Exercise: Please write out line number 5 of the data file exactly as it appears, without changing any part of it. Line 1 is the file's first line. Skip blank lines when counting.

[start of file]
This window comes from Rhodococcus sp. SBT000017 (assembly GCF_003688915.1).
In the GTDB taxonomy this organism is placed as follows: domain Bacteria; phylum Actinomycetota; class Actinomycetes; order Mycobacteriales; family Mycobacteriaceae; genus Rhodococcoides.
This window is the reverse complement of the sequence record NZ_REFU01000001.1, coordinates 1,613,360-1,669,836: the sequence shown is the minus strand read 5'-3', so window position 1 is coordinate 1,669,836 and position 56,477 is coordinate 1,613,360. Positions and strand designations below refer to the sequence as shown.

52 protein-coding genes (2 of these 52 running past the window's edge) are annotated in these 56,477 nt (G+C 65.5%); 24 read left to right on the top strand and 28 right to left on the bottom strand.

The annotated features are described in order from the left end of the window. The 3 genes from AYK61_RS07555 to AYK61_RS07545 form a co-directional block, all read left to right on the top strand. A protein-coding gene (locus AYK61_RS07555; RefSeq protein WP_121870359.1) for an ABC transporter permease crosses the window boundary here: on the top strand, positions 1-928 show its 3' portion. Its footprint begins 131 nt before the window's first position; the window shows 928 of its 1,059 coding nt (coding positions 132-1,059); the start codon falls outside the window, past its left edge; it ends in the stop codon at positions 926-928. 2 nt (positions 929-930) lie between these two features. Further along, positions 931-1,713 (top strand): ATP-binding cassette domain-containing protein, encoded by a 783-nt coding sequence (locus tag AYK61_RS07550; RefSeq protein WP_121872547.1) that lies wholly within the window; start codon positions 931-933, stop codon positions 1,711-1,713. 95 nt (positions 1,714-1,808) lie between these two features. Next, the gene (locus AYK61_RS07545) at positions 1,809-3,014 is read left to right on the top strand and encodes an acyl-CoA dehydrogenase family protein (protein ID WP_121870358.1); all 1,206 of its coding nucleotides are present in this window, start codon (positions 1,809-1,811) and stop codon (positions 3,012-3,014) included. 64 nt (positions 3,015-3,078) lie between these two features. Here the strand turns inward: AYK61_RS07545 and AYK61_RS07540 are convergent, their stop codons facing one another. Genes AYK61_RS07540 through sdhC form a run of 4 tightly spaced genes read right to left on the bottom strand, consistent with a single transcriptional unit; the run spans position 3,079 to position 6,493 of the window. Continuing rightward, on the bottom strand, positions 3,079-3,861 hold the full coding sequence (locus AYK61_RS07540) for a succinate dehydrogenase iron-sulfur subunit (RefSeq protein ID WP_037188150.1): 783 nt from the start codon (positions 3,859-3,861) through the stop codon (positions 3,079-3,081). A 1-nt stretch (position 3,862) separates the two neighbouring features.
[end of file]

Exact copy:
The annotated features are described in order from the left end of the window. The 3 genes from AYK61_RS07555 to AYK61_RS07545 form a co-directional block, all read left to right on the top strand. A protein-coding gene (locus AYK61_RS07555; RefSeq protein WP_121870359.1) for an ABC transporter permease crosses the window boundary here: on the top strand, positions 1-928 show its 3' portion. Its footprint begins 131 nt before the window's first position; the window shows 928 of its 1,059 coding nt (coding positions 132-1,059); the start codon falls outside the window, past its left edge; it ends in the stop codon at positions 926-928. 2 nt (positions 929-930) lie between these two features. Further along, positions 931-1,713 (top strand): ATP-binding cassette domain-containing protein, encoded by a 783-nt coding sequence (locus tag AYK61_RS07550; RefSeq protein WP_121872547.1) that lies wholly within the window; start codon positions 931-933, stop codon positions 1,711-1,713. 95 nt (positions 1,714-1,808) lie between these two features. Next, the gene (locus AYK61_RS07545) at positions 1,809-3,014 is read left to right on the top strand and encodes an acyl-CoA dehydrogenase family protein (protein ID WP_121870358.1); all 1,206 of its coding nucleotides are present in this window, start codon (positions 1,809-1,811) and stop codon (positions 3,012-3,014) included. 64 nt (positions 3,015-3,078) lie between these two features. Here the strand turns inward: AYK61_RS07545 and AYK61_RS07540 are convergent, their stop codons facing one another. Genes AYK61_RS07540 through sdhC form a run of 4 tightly spaced genes read right to left on the bottom strand, consistent with a single transcriptional unit; the run spans position 3,079 to position 6,493 of the window. Continuing rightward, on the bottom strand, positions 3,079-3,861 hold the full coding sequence (locus AYK61_RS07540) for a succinate dehydrogenase iron-sulfur subunit (RefSeq protein ID WP_037188150.1): 783 nt from the start codon (positions 3,859-3,861) through the stop codon (positions 3,079-3,081). A 1-nt stretch (position 3,862) separates the two neighbouring features.